"We were approached by so many of my dad's friends who just wanted to express their appreciation, show their respect, and help out," says Teddy Edwards, Jr. "A friend, Bryon Winston, came up with the idea of having a tribute now, basically, giving him his flowers while he can still smell them."
Friends and peers expected to perform on Sunday include: Ernie Andrews, Gary Bell, John Bolivar, Frank Capp, Ndugu Chancellor, Gene Diamond, Leslie Drayton, George Harper, Art Hillary, Dr. Roland Holmes, Linda Hopkins, Sweet Baby Jai', James Janisse, Gerryck King, Saskia Laroo, Al McKibbon, Barbara Morrison, Larry Nash, Chuck Niles, Carl Randall, James Smith, Phil Upchurch, Louis Van Taylor, Spanky Wilson and the Teddy Edwards' String Ensemble.
Teddy Edwards was born in 1924 and received his first alto saxophone at age 11. In 1945, Teddy joined Roy Milton's Rhythm and Blues Band and a year later, made his first historic recording with trumpeter Howard McGhee. The song, "Up In Dodo's Room," features what is acknowledged to be "the first tenor sax solo in the bebop idiom," according to the late great trumpeter, Fats Navarro. In 1947, Teddy recorded his first million-seller "Blues In Teddy's Flat." At the end of the decade, the famous jazz club, the Lighthouse, opened and Teddy became one of the original Lighthouse All-Stars. From then on Teddy was playing jazz clubs and festivals around the world. Highlights from his vast and varied career include: playing the first Monterey Jazz Festival with the Leroy Vinegar Quartet; writing music for the World's Fair with Benny Goodman, as well as performing with him at Disneyland; touring with Goodman, Bobby Hackett, Vince Guaraldi and Marilyn Moore; toured Japan with Milt Jackson and Ray Brown; toured Europe with the International Jazz Festivals in Norway, Holland and Belgium; toured Europe, Australia and New Zealand with Tom Waits; played on the One From The Heart soundtrack for the film directed by Francis Ford Coppola with Waits and Crystal Gayle; taped 7 ½ hour interview for Rutgers University and Library of Congress for their archives; released his first CD-Mississippi Ladd-in 1991 for Polygram; starred in the film The River Bottom about the homeless; played the Hollywood Bowl in LA with the LA Sax Giants; performed with Ray Brown at the "Tribute to Ella Fitzgerald" at the Hollywood Bowl; returned to the Lincoln Center to pay tribute to Count Basie and Thelonious Monk; among countless other achievements. It was in 1976, while recovering from an operation, that he began to compose for a full orchestra, which was to become the Brass String Ensemble and in 1977 Teddy conducted his own compositions with a 33-piece orchestra at the Wilshire Ebell in Los Angeles. In addition, a documentary, appropriately titled "The Legend of Teddy Edwards," directed by Don McGlynn has also screened at various film festivals around the globe.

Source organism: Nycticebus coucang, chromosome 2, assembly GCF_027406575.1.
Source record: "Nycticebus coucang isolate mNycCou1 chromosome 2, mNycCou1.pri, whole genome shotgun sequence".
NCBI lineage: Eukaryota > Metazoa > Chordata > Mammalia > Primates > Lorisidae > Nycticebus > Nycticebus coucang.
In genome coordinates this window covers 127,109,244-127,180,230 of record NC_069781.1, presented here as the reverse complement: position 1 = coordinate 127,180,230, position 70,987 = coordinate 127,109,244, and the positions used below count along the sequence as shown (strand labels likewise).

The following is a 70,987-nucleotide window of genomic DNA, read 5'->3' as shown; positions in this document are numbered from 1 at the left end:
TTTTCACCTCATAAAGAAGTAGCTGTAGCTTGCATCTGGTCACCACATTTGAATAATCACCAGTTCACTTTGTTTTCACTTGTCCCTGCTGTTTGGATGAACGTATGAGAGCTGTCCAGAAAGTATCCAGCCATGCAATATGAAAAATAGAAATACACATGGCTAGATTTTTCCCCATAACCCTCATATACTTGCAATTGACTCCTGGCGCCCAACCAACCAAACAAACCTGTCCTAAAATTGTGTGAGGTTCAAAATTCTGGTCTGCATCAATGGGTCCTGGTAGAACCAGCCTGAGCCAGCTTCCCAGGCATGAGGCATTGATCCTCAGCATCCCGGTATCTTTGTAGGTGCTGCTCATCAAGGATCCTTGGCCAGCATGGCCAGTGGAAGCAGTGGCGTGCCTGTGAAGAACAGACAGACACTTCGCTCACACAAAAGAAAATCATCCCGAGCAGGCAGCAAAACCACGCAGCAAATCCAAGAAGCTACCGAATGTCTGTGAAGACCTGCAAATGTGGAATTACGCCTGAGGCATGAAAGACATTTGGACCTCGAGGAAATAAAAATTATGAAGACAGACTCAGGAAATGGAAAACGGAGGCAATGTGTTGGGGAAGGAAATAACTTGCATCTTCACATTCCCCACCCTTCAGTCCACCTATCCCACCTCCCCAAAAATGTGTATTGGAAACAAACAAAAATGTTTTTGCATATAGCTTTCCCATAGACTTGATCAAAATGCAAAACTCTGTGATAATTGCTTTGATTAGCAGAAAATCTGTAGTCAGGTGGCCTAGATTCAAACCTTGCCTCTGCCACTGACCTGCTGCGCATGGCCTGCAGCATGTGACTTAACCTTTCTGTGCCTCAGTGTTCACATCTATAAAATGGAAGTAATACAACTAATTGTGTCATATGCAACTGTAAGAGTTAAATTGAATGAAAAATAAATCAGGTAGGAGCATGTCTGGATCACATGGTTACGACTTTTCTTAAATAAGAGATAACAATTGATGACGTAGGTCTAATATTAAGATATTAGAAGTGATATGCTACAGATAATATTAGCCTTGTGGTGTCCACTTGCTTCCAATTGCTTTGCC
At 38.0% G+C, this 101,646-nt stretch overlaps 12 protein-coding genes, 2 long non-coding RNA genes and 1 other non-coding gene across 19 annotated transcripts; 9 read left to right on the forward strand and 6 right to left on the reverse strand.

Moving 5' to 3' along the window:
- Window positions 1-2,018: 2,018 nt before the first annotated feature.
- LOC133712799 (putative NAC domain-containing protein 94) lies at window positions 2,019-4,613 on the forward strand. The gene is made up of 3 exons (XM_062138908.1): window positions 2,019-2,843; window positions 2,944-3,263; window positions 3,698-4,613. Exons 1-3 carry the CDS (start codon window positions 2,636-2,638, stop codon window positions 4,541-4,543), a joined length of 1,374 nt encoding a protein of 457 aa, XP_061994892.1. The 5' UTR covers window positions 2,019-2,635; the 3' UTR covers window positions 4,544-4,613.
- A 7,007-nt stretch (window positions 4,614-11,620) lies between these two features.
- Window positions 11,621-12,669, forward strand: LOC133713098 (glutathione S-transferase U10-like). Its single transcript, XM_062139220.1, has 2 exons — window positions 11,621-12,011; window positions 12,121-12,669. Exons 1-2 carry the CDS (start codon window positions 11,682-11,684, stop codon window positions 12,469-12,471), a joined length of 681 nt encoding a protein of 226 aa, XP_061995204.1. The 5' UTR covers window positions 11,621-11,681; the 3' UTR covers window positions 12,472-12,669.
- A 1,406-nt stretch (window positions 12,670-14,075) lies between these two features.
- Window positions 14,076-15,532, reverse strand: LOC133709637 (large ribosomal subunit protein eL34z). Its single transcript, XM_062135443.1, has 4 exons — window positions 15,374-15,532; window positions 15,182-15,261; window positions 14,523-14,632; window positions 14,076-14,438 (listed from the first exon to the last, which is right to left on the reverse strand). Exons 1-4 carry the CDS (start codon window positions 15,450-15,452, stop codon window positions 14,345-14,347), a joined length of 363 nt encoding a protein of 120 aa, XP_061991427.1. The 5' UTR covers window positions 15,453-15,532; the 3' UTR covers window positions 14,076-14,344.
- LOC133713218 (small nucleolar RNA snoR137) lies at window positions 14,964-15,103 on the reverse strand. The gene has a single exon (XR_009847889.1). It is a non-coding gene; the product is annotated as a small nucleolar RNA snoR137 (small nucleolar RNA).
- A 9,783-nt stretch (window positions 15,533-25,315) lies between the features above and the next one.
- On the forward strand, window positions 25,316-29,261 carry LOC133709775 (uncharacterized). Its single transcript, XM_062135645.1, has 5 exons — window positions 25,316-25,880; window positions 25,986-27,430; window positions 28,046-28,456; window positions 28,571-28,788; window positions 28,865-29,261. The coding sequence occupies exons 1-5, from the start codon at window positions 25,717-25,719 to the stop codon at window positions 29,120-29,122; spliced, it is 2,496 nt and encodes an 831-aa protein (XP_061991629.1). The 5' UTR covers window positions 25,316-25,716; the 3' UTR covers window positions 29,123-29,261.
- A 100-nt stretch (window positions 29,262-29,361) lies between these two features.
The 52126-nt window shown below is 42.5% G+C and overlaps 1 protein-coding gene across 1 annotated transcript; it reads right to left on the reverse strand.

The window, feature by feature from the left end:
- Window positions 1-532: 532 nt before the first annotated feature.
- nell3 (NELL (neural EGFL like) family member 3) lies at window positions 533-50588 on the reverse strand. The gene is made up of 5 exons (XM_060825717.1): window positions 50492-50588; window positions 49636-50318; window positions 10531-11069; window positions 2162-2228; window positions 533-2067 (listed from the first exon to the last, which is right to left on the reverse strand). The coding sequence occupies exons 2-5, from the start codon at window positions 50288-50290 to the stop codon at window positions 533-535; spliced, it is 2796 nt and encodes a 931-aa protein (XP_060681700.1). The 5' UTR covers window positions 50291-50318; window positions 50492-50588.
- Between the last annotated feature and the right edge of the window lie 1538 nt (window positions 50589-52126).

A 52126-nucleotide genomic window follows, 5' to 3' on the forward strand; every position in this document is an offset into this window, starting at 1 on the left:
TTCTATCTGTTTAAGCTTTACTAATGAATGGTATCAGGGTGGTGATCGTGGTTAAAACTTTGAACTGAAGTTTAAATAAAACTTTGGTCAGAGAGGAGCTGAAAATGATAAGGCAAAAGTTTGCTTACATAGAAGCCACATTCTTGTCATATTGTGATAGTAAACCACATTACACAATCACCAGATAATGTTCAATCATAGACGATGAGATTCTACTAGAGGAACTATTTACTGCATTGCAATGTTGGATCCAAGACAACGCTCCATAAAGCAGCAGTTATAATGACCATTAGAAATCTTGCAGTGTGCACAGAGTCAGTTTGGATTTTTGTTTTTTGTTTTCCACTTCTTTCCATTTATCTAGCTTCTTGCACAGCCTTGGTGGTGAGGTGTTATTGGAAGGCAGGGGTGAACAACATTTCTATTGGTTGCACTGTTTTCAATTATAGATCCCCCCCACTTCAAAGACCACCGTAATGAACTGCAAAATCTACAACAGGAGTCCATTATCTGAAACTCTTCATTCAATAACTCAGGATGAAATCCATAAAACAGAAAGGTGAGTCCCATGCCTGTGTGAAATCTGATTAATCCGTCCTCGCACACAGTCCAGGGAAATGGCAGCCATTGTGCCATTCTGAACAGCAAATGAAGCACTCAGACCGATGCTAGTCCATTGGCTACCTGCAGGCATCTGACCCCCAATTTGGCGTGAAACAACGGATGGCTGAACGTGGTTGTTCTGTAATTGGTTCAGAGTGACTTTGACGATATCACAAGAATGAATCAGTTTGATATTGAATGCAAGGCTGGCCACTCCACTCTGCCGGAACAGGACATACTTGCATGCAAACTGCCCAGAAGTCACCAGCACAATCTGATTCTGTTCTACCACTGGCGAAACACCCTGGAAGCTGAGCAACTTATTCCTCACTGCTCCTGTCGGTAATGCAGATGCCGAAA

Despite his health problems over the last decade, Teddy has remained active, writing for the Brass String Ensemble, recording and performing-doing the things he has loved to do all his life. He has also written his first novel, Paris Nights, which will be published later this year by Vantage Press. "My dad always felt he wasn't going to get the recognition due him until after he was gone," states Teddy, Jr. "Now people are in the process of proving him wrong." "A Sunday Afternoon For Teddy" is at the Musicians Union, 817 N. Vine Street, Hollywood, CA this Sunday, February 2. The event is from 2-6pm and admission is $20.00 at the door. All proceeds with go directly to Teddy Edwards' medical care.
Contact: Tresa Redburn/DEPT 56/818 702 6253